Mid-last year I accepted an invitation to address a group of police counter terrorism commanders on the subject of leadership and in preparing my notes I realised that trying to simplify and define the subject was a task fraught with danger. After all, I was sure that this specific audience would already have strong opinions on what they would call 'leadership' based on their own very individual experiences and knowledge of people they considered to be leaders.
Searching all things leadership online, much of what I found suggested that leadership was increasingly being defined in a variety of ways to suit an industry or context. What I wanted was to identify some fundamental elements that could be applied in any environment but especially to my audience.
Fortunately, I was able to call upon a handful of genuine experts on the subject, close friends from all over the world who I consider to be the real thing. So, I sent out a quick email, setting the scene and inviting their thoughts. When I eventually gathered and reviewed their responses, I found that they had all kept it simple, refining their thoughts to just a few key elements - without a single piece of corporate jargon to be found! Ultimately I extracted from the mix three core elements that provide a foundation for any leader in any context: 1. Competence, 2. Empathy, and 3. Courage.
I'll keep the explanation short but essentially, a leader must absolutely know what they are doing, what they are responsible to achieve and, above all, they must instil confidence in their people to trust their judgement (Competence).
Also, a leader must lead by example. They must understand fully what they are asking of their people and understand the impact of their decisions upon them. To do so requires an ability to put themselves in their people's shoes (Empathy).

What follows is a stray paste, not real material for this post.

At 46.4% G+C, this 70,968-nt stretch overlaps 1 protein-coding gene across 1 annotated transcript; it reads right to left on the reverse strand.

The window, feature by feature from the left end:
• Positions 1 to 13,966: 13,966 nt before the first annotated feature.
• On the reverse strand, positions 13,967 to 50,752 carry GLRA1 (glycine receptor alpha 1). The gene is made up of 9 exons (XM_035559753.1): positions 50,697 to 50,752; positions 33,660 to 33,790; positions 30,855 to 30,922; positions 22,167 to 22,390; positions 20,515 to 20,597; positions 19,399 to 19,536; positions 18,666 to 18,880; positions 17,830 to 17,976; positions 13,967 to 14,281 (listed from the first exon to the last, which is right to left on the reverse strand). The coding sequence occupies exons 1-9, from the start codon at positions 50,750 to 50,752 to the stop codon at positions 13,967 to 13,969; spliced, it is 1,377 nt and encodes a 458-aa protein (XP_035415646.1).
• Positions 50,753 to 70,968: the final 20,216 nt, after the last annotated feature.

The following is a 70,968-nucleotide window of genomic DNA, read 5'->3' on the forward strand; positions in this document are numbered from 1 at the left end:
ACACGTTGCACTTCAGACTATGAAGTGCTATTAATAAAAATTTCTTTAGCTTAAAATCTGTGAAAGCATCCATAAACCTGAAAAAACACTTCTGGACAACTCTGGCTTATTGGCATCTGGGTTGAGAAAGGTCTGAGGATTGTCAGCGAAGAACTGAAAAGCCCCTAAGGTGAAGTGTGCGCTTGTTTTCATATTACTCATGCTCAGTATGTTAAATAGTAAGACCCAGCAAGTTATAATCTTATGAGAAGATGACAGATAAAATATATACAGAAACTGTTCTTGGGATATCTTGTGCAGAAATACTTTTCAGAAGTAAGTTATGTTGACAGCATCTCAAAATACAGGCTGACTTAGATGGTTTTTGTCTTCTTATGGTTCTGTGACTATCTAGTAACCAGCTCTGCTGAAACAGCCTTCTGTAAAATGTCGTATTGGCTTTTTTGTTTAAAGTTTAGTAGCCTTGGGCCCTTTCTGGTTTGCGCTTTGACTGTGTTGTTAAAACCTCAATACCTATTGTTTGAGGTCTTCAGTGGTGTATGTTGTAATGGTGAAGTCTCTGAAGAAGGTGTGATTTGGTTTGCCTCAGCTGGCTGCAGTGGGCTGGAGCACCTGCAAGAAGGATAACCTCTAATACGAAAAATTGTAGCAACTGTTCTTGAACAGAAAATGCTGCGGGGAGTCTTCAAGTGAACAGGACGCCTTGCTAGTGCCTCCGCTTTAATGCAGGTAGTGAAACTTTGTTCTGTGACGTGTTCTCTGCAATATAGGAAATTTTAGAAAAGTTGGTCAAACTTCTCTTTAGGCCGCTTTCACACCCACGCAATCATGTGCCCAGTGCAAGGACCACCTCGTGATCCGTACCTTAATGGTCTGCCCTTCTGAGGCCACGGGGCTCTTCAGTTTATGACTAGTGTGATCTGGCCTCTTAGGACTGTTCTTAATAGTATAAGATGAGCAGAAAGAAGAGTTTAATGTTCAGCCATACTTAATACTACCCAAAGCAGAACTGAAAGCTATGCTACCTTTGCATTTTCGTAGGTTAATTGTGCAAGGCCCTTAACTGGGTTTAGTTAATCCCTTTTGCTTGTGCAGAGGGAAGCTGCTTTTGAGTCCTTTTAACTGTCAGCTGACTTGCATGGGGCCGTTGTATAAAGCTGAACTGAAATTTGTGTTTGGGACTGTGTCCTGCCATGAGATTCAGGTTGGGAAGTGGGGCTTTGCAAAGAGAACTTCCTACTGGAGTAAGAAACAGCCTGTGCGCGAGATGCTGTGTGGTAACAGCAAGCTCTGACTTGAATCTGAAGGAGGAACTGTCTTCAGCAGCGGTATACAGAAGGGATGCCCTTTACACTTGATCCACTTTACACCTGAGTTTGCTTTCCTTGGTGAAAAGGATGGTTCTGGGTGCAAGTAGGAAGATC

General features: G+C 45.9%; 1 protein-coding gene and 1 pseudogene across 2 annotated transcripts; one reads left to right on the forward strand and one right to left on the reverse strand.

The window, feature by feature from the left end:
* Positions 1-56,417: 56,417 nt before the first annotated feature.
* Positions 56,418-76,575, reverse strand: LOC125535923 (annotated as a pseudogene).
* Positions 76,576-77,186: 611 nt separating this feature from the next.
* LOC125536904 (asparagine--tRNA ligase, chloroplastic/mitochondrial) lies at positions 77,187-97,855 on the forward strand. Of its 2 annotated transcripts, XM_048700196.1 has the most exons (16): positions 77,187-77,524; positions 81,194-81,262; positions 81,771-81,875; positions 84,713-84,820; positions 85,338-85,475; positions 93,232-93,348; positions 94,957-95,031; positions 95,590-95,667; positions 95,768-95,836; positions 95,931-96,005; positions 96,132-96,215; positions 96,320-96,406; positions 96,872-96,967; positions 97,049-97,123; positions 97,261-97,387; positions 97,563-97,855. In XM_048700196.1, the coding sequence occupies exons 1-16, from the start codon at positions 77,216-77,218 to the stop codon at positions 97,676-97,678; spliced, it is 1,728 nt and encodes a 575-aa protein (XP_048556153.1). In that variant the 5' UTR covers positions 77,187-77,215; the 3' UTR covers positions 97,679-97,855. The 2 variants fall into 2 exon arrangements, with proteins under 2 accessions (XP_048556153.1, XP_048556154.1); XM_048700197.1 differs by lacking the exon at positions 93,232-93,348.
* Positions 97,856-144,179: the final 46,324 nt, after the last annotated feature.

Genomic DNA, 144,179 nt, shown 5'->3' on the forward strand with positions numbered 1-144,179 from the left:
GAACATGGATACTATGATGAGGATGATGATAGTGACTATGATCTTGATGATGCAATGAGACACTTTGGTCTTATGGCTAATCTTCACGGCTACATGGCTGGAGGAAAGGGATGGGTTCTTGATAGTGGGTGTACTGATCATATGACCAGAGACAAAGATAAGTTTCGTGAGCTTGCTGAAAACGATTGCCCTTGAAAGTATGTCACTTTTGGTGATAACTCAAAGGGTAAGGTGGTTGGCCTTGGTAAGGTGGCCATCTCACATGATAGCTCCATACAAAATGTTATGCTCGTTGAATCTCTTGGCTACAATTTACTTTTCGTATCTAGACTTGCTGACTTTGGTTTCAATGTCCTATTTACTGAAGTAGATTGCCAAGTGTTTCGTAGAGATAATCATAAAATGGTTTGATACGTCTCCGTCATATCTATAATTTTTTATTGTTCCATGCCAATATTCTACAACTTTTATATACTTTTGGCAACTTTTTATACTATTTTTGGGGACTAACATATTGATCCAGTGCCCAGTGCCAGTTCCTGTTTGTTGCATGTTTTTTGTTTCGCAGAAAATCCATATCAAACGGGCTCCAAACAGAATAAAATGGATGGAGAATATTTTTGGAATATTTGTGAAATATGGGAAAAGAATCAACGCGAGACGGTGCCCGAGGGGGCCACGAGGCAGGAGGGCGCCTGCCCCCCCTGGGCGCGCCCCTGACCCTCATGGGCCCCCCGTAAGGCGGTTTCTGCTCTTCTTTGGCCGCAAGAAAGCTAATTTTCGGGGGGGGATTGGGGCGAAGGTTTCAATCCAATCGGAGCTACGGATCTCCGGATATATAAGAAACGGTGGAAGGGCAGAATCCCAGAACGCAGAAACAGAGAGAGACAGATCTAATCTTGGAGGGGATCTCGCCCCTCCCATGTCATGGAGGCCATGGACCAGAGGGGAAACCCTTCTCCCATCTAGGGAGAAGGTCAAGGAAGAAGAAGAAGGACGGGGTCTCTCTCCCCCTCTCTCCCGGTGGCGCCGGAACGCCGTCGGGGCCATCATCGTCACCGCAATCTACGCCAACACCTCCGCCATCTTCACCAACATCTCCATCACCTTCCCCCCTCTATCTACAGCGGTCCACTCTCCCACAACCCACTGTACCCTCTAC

Finally, having set the course and prepared and resourced their team, leaders must then trust their people to carry out their tasks without interference (or allowing others to interfere) with the plan once 'action' has commenced and, having done so, they must be prepared to stand by them no matter what the result or consequences (Courage). Put more simply: "Back 'em or sack 'em" as my Father-in-law says.
That's it in a nutshell and if I try to capture that all in a quote, I'll go with this one: "Surround yourself with the best people you can find, delegate authority, and don't interfere as long as the policy you've decided upon is being carried out."- President Ronald Reagan
When I eventually delivered my address I focussed on these three core elements, along with quite a few other issues, all of which, I'm relieved to say was met with a particularly positive response. So, I'll leave you with one final quote which I also included that evening.
"There is a difference between leadership and management. Leadership is of the spirit, compounded of personality and vision. Its practice is an art. Management is of the mind, more a matter of accurate calculation, of statistics, of methods, timetables and routine; its practice is a science. Managers are necessary. Leaders are essential." - Viscount Slim of Burma
Until next time, I'd appreciate your thoughts, questions and comments: what does leadership mean to you?
All the best,